Michael Caine denies Connery Alzheimer’s rumours
The 80-year-old actor was quoted in an interview with German Sunday newspaper Bild am Sonntag as saying: “One must have serious concerns for [Sir Sean].”
Caine, whose films have included Alfie and The Italian Job, said the 007 actor was becoming increasingly confused, often not knowing where he was, and suffering from memory loss.
Bild said Sir Sean’s memory loss was “noticeable” and that only a few close friends and confidantes, like Caine, had access to the 83-year-old actor.
The newspaper also said the Scottish actor’s wife Micheline Roquebrune, 77, was frightened to pick up the phone when he was out on the streets of Manhattan, suggesting he can sometimes not find his way home.
The story in Europe’s biggest- selling Sunday newspaper appeared under the headline “Connery forgets his life”.
But Caine told The Daily Record : “I did some interviews over in Germany fir a new film I have done and can only assume that someone has twisted my words or got the wrong end of the stick.
“I haven’t seen Sean for a couple of years but my wife and I spoke to him on the phone on his birthday this week and he was very well.”
Speaking about comments that the James Bond actor had ‘lost control of his senses’, Sir Michael insisted: “I have no idea where they are getting this stuff from.”
Although Sir Sean had been suffering from ill-health last year, Sir Michael added: “He is much better now and it was never anything to do with his mental state.
Sir Sean Connery’s publicist has also denied that the Scots actor is suffering from Alzheimer’s disease after the claims published in Bild am Sonntag.
Los Angeles-based Nancy Seltzer, suggested last night that Caine may have been misquoted.
Ms Seltzer, who described the story as “ridiculous”, added: “This is truly silly and nonsense.”
In 2011, Ms Seltzer confirmed that Edinburgh-born Sir Sean had officially retired from public appearances but said he was in good health “mentally and physically”.
The following year, Sir Sean supported the 600th anniversary campaign of the University of St Andrews, narrating the documentary feature, Ever to Excel, about the academic institution from which he received an honorary degree in 1988.
Last year, Sir Sean, along with the university’s principal, opened the Stock Exchange in New York.
In February this year, he supported a campaign to save the Byre Theatre in St Andrews after the company behind it went into liquidation.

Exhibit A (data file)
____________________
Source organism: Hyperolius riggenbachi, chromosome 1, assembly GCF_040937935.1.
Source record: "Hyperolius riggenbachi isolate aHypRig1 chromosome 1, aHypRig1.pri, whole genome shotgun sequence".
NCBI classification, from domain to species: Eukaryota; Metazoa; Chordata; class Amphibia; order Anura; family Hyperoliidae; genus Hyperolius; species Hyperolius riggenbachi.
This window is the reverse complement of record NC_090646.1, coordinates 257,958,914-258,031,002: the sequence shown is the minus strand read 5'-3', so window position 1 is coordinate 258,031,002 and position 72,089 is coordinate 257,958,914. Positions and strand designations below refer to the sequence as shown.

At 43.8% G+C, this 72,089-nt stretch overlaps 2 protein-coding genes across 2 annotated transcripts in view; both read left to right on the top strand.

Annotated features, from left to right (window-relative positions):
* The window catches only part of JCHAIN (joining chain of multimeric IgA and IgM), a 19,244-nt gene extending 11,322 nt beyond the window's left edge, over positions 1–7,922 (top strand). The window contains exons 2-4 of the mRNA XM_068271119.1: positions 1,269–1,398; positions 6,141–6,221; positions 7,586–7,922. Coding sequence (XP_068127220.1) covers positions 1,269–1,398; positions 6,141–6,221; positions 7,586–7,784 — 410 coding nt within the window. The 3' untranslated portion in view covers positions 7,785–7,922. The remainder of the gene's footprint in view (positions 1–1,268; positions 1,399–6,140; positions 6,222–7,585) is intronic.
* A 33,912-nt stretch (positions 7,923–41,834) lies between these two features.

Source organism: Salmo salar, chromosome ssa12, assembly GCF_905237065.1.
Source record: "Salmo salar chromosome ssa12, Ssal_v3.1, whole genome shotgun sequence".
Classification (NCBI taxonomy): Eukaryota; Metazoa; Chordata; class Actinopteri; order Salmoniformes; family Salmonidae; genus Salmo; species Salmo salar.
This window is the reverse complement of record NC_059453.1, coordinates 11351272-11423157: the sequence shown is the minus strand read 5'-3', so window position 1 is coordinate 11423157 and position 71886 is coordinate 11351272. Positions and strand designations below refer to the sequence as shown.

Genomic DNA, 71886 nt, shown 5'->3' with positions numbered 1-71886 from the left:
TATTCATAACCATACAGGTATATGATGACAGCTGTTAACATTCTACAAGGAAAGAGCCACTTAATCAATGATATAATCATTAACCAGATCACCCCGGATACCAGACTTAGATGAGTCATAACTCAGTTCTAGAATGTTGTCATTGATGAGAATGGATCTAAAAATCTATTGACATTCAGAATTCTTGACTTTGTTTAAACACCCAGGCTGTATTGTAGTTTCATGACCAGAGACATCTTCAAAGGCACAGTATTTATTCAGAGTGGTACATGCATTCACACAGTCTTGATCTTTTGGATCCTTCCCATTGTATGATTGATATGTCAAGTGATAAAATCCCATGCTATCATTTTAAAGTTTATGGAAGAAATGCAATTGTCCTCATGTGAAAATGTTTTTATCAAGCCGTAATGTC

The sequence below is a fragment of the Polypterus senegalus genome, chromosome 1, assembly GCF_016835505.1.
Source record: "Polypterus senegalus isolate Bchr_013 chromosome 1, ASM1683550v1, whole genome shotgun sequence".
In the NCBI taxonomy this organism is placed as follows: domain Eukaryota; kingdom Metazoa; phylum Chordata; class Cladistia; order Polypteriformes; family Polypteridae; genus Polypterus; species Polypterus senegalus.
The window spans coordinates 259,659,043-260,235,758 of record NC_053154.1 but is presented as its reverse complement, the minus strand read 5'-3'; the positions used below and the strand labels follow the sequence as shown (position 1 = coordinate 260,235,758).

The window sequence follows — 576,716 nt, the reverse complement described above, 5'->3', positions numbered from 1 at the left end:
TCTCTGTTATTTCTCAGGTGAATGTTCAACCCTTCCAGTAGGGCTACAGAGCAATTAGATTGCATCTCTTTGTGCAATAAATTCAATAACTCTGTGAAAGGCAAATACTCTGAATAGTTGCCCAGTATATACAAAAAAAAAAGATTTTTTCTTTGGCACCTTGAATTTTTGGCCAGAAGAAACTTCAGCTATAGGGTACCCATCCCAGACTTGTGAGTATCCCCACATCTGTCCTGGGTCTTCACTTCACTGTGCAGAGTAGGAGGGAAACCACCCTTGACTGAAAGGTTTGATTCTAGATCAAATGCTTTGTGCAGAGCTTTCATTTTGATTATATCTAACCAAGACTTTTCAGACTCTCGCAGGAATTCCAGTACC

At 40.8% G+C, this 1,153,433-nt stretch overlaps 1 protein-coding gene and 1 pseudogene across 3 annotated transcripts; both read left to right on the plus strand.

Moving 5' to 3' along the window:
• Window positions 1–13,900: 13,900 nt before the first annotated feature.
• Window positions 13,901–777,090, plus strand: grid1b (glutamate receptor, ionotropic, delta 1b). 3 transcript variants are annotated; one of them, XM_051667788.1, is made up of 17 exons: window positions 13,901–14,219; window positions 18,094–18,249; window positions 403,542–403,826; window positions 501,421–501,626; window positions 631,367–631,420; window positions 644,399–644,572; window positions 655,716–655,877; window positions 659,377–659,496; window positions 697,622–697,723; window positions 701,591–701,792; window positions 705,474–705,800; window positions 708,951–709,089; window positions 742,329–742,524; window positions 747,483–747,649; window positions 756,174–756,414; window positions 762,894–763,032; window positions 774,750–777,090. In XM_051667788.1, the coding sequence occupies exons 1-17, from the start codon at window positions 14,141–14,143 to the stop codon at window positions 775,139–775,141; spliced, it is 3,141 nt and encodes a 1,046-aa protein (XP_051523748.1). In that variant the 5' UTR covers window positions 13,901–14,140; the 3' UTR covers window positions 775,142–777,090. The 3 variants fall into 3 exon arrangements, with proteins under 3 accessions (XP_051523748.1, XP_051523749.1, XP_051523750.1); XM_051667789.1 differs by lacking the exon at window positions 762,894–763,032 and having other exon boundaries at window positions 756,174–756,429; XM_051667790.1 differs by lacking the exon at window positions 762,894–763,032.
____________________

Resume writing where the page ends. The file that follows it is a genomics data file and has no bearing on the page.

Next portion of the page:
Sir Sean and Caine have been friends since they first met at a “bottle party” in London in the late 1950s.
“If someone was giving a party in those days and couldn’t quite afford it, the invitation would be to bring a bottle and a bird,” said Caine in an earlier interview.
“I was so broke that I couldn’t afford to bring a bottle, so I brought two birds. And they were both very beautiful girls. I walked into this party and there was Sean, who seemed enormous compared with the rest of us weedy actor types, and he saw me with those two girls and I became his instant new best friend.”
Recalling a night out in London, Caine added: “I was 23 and Sean was 26 and he had just got into the chorus of South Pacific. At that time he was built like Arnie Schwarzenegger. “We were in a club and some girls were on stage trying to sing. Some guys behind us were giving them a hard time, so Sean just got up and beat all four of them up. I just held his coat.”
The friendship between the two actors deepened after they appeared in The Man Who Would be King in 1975.
Sir Sean last appeared before the cameras in 2003 in The League of Extraordinary Gentlemen.
In 2010, Caine, explaining why his friend would never return to the big screen, said: “The movie business retired him [Sir Sean] because he didn’t want to play small parts about old men and they weren’t offering him any young parts in romantic leads.”
This is not the first time the actor’s health has come under the spotlight. In 1993, Sir Sean took pre-emptive action by appearing on the Late Show with David Letterman after Japanese and South African news agencies reported that he had died from throat cancer following years of heavy smoking.
Two years later, he said he had received radiation treatment to remove nodules from his vocal cords.